We have now reached Ghogargaon.  We have to first cross the Fatherbadi - the church complex which includes the church, the residences of the priests and the nuns, the secondary school and the hostels for the boys and girls - to reach to my uncles’ houses. My mother and all of us get out of the vehicle near the church. The church doors are closed at this hour. Bai then heads straight to a small memorial on the eastern side of the church. It houses the tombs of two former head priests of this parish. Bai adjusts her saree’s end corner over her head reverentially, makes the sign of the cross and utters a short prayer in Marathi language in front of the tomb of Fr Jacquier. The other tomb is of  Fr Jacquier’s disciple and the first son of the soil priest in Maharashtra (excluding the Mumbai and Vasai region) Fr Joseph Monteiro. After the prayer, Bai reverentially places her right hand on the tomb and then touches her head. Then she completes a Pradakshina  (circumambulation),  a local tradition of paying obeisance, around the tomb. 
I am visiting this place of my ancestors after a gap of over 30 years and I am filled with nostalgia. I understand my mother’s feelings towards Jacquierbaba. The local church records may perhaps reveal that this French missionary had baptised her in early 1930s when she was an infant. It was Fr Jacquier who had solemnised my parents’  marriage in early 1940s. Fr Jacquier is venerated by people in this region as a saint although the Catholic Church has not yet initiated the process to canonise this MSFS priest. A memorial around the tombs of the two MSFS priests was erected in 1997 on the occasion of the 50th death anniversary of Fr Jacquier. The bullock cart in which Jacquierbaba travelled to preach the gospel in nearby rural areas also been kept in the memorial. 
I have come to Ghogargaon on a pilgrimage, to pay homage to this extraordinary missionary. Jacquierbaba  had  almost single-handedly tried to transform the lives of the people in Gangapur and Vaijapur talukas of the district. After spending a few moment in silence at the monument, I am now able to recover from the fatigue of the day-long journey to this obscure village.
Not many people outside the Aurangabad diocese have heard of this missionary who almost single-handedly sowed seeds of Christianity in this region. He had also offered educational facilities to children of the Christians and non-Christians for over four decades when schools were non-existent in the rural areas in early 20th century. Like Ghogargaon, Jacquierbaba this mission centre’s parish priest for four decades, too now has moved away from the limelight and may as well soon fade into the oblivion. This book is an attempt to highlight the contribution of this pioneer missionary and social reformer belonging to the pre-Independence era.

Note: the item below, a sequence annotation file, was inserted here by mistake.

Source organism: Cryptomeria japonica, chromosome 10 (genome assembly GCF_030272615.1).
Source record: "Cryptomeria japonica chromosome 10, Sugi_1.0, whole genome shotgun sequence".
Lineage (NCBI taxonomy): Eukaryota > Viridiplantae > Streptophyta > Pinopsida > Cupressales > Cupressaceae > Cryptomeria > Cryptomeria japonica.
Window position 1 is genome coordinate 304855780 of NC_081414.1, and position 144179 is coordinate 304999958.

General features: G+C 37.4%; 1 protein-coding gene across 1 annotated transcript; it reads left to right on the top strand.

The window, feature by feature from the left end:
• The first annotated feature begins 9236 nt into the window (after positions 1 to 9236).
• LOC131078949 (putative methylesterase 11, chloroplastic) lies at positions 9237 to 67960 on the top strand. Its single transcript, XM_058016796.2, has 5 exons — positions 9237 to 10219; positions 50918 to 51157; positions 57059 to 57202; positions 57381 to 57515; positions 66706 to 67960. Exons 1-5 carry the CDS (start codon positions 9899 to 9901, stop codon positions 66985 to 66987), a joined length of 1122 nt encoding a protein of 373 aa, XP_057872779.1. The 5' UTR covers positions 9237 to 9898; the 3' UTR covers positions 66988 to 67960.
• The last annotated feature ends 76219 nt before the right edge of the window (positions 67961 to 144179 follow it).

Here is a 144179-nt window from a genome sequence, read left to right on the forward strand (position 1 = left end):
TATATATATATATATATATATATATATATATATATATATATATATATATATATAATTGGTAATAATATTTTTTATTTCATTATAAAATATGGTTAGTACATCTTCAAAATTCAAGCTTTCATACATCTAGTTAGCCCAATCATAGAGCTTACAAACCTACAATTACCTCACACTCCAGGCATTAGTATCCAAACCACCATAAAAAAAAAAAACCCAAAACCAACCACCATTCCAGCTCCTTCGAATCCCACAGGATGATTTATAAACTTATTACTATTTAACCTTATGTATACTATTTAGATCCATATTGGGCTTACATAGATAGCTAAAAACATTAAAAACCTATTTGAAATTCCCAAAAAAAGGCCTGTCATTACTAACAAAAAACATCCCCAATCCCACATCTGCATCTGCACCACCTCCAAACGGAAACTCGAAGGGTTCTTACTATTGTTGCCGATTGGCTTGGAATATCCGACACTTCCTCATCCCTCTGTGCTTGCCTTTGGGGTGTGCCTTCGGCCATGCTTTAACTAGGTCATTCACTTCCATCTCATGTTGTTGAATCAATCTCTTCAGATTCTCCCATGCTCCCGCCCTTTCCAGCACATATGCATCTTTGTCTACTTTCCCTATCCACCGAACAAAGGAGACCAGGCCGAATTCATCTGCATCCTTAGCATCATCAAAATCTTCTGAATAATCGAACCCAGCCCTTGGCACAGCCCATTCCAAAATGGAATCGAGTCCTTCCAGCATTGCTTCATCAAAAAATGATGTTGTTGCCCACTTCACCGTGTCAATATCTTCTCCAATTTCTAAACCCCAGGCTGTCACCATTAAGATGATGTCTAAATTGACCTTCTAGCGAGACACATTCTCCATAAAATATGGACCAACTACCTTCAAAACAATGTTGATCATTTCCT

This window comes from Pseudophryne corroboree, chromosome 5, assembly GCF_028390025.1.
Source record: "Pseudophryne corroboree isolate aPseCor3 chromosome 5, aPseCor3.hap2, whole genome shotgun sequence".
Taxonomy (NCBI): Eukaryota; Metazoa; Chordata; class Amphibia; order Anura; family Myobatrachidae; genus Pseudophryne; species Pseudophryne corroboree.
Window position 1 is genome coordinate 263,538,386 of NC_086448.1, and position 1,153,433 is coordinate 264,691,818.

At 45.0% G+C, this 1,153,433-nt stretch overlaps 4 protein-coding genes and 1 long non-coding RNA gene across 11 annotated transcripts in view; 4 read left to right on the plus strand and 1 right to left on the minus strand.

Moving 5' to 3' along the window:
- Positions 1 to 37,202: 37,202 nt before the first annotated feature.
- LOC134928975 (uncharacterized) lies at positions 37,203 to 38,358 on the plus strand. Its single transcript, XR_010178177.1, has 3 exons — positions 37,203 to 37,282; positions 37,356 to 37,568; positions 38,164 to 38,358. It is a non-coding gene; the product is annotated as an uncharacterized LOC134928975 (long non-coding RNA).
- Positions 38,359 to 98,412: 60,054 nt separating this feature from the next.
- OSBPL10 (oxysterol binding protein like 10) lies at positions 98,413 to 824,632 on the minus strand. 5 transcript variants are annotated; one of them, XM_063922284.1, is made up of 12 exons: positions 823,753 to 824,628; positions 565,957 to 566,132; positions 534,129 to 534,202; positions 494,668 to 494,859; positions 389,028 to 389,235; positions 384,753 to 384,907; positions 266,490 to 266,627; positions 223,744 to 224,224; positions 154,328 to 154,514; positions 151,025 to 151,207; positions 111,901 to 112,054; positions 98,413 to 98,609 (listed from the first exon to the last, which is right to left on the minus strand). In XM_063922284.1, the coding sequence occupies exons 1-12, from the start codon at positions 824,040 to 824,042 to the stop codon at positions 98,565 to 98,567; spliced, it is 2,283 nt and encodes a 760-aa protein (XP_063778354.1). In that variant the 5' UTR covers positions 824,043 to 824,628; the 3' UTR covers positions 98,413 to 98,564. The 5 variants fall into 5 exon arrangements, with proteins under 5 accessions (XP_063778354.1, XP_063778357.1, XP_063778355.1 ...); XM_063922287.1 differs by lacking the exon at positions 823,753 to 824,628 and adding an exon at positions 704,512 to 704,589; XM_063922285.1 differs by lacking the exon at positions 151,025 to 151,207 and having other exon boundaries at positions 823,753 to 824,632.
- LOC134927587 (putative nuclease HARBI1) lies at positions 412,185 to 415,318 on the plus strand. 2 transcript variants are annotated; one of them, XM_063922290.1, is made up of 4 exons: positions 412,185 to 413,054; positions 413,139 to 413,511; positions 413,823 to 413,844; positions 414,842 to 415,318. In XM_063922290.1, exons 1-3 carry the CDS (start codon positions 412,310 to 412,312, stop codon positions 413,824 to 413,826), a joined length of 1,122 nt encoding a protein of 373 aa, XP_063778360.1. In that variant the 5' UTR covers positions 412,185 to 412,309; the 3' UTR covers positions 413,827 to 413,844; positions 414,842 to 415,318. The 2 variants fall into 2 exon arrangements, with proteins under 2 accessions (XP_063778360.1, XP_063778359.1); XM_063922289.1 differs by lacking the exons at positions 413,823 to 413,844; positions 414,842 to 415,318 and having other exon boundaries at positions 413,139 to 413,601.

Saturday, June 2, 2012

Kirtankar Satyavan Namdeo Suryavanshi

Journalist, kirtankar  Satyavan Namdeo Suryavanshi

Baba Padmanji, Rev. Narayan Vaman Tilak, Pandita Ramabai and Laxmibai Tilak, all Christians, have contributed a great deal to the social transformation in Maharashtra during the pre-Independence era. Satyavan Namdeo Suryavanshi, the editor of 'Aapan (We)' weekly and a prolific author, carried forward this tradition in independent India. He successfully explored several fields- journalism, literature, kirtan, social awareness and spiritualism, and won acclaim across Maharashtra.
Suryavanshi edited a Marathi weekly 'Aapan' established by the Jesuits. Though run by Christian priests, it was popular among readers of all religions. The credit goes to Suryavanshi's editorial skills and aggressive writing. In the past 175 years, Christian missionaries have published many Marathi periodicals. However, 'Aapan' has been the only periodical, which found wide acceptance among non-Christian readers besides a place in the government and semi- government public libraries. Those familiar with 'Aapan' at its peak would agree that the wide acceptance was only because of Suryavanshi’s firebrand editorship.